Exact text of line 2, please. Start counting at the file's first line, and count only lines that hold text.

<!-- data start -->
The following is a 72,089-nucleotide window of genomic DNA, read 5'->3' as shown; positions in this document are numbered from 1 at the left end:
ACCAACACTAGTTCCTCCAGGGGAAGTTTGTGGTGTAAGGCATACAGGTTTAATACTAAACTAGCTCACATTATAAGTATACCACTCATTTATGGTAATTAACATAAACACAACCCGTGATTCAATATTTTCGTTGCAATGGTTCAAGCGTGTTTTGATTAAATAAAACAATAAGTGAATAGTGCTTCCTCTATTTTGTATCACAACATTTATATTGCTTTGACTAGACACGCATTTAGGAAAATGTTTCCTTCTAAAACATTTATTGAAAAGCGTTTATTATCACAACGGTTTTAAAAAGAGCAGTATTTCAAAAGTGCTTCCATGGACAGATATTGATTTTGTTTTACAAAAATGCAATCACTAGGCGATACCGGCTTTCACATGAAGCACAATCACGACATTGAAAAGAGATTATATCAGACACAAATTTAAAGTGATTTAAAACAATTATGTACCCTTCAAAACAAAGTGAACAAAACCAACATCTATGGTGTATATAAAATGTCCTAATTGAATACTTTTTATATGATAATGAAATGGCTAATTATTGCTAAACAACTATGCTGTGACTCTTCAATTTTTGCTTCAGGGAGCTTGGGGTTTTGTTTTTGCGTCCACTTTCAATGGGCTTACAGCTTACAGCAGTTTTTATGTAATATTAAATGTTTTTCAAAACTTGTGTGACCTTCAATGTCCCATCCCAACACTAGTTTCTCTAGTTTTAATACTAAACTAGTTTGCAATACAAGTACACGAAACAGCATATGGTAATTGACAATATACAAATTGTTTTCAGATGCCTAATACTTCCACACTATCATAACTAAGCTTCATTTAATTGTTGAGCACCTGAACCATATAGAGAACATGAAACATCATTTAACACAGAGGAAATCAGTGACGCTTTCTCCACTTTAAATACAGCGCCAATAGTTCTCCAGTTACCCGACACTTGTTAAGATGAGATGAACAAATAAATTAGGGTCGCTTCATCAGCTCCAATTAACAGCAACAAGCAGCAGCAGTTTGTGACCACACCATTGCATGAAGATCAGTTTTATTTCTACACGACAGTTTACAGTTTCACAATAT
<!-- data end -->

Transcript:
ACCAACACTAGTTCCTCCAGGGGAAGTTTGTGGTGTAAGGCATACAGGTTTAATACTAAACTAGCTCACATTATAAGTATACCACTCATTTATGGTAATTAACATAAACACAACCCGTGATTCAATATTTTCGTTGCAATGGTTCAAGCGTGTTTTGATTAAATAAAACAATAAGTGAATAGTGCTTCCTCTATTTTGTATCACAACATTTATATTGCTTTGACTAGACACGCATTTAGGAAAATGTTTCCTTCTAAAACATTTATTGAAAAGCGTTTATTATCACAACGGTTTTAAAAAGAGCAGTATTTCAAAAGTGCTTCCATGGACAGATATTGATTTTGTTTTACAAAAATGCAATCACTAGGCGATACCGGCTTTCACATGAAGCACAATCACGACATTGAAAAGAGATTATATCAGACACAAATTTAAAGTGATTTAAAACAATTATGTACCCTTCAAAACAAAGTGAACAAAACCAACATCTATGGTGTATATAAAATGTCCTAATTGAATACTTTTTATATGATAATGAAATGGCTAATTATTGCTAAACAACTATGCTGTGACTCTTCAATTTTTGCTTCAGGGAGCTTGGGGTTTTGTTTTTGCGTCCACTTTCAATGGGCTTACAGCTTACAGCAGTTTTTATGTAATATTAAATGTTTTTCAAAACTTGTGTGACCTTCAATGTCCCATCCCAACACTAGTTTCTCTAGTTTTAATACTAAACTAGTTTGCAATACAAGTACACGAAACAGCATATGGTAATTGACAATATACAAATTGTTTTCAGATGCCTAATACTTCCACACTATCATAACTAAGCTTCATTTAATTGTTGAGCACCTGAACCATATAGAGAACATGAAACATCATTTAACACAGAGGAAATCAGTGACGCTTTCTCCACTTTAAATACAGCGCCAATAGTTCTCCAGTTACCCGACACTTGTTAAGATGAGATGAACAAATAAATTAGGGTCGCTTCATCAGCTCCAATTAACAGCAACAAGCAGCAGCAGTTTGTGACCACACCATTGCATGAAGATCAGTTTTATTTCTACACGACAGTTTACAGTTTCACAATAT